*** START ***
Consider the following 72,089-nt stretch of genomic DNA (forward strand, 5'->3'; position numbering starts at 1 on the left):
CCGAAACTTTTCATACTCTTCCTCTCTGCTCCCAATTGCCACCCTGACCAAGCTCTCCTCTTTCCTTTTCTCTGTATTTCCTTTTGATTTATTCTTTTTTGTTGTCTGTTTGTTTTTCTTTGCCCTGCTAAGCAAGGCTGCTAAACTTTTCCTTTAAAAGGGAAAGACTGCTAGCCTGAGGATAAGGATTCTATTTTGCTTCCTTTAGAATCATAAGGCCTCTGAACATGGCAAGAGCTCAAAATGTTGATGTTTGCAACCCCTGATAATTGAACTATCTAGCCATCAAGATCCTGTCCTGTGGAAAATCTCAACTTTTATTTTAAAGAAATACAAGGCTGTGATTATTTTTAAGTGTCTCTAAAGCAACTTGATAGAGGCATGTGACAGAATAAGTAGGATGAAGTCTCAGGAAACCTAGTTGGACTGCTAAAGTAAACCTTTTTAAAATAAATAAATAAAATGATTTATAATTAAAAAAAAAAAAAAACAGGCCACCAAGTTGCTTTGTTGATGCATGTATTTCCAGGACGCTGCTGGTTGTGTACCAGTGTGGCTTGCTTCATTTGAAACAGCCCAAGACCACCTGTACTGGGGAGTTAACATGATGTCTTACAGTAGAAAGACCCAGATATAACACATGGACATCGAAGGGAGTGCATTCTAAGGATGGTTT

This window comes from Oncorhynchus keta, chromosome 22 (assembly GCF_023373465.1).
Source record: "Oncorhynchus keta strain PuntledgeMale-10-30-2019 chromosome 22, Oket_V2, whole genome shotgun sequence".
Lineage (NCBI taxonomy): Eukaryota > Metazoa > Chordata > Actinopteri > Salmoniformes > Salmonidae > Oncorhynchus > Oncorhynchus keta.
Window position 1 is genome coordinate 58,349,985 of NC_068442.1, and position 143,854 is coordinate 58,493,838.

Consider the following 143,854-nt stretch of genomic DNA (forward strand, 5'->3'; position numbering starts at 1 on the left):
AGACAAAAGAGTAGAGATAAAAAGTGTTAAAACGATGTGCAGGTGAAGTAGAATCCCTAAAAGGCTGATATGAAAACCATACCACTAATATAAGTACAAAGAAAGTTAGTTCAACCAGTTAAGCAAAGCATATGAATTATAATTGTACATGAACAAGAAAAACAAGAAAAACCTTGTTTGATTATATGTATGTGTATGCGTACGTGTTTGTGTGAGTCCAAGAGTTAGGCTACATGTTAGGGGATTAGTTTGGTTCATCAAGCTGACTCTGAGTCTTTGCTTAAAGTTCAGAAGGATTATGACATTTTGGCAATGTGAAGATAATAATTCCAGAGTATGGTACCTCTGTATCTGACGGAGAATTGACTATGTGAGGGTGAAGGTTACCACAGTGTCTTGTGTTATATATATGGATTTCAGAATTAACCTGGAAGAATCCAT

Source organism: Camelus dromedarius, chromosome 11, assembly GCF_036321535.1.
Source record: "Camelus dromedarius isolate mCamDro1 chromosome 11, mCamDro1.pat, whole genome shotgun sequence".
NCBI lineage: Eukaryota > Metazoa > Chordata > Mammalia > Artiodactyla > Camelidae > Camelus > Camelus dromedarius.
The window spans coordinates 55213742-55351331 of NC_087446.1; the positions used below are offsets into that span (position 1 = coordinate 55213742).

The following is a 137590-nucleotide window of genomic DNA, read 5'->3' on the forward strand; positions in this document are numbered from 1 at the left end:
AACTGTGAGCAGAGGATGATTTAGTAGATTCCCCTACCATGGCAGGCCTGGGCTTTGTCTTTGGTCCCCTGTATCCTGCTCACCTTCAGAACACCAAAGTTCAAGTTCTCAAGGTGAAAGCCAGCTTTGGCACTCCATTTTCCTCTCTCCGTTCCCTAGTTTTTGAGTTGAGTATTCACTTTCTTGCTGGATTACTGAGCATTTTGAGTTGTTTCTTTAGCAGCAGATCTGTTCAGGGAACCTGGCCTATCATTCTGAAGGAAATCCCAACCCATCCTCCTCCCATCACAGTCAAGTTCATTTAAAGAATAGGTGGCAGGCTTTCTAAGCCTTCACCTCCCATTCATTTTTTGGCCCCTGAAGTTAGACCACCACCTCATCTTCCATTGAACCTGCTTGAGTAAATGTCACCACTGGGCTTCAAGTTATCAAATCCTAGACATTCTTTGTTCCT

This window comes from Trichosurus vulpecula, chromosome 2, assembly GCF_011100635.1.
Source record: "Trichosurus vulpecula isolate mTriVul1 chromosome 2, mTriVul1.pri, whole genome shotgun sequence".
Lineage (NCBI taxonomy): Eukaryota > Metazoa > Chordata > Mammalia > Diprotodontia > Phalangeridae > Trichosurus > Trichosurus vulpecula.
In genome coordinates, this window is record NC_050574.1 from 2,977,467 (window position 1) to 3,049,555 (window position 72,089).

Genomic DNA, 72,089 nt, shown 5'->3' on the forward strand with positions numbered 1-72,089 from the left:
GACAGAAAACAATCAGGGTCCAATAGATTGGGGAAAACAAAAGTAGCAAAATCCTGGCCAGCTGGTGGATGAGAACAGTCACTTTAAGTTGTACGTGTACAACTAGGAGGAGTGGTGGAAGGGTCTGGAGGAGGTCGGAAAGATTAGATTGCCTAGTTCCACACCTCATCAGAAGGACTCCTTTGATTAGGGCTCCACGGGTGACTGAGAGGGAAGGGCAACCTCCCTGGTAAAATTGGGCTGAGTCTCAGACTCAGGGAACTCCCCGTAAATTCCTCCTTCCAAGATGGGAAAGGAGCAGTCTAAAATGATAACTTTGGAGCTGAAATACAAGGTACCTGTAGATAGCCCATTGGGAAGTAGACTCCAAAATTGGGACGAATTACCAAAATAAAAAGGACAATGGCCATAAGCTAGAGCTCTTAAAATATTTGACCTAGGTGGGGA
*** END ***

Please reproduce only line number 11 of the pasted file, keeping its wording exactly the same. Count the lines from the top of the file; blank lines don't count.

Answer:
NCBI lineage: Eukaryota > Metazoa > Chordata > Mammalia > Artiodactyla > Camelidae > Camelus > Camelus dromedarius.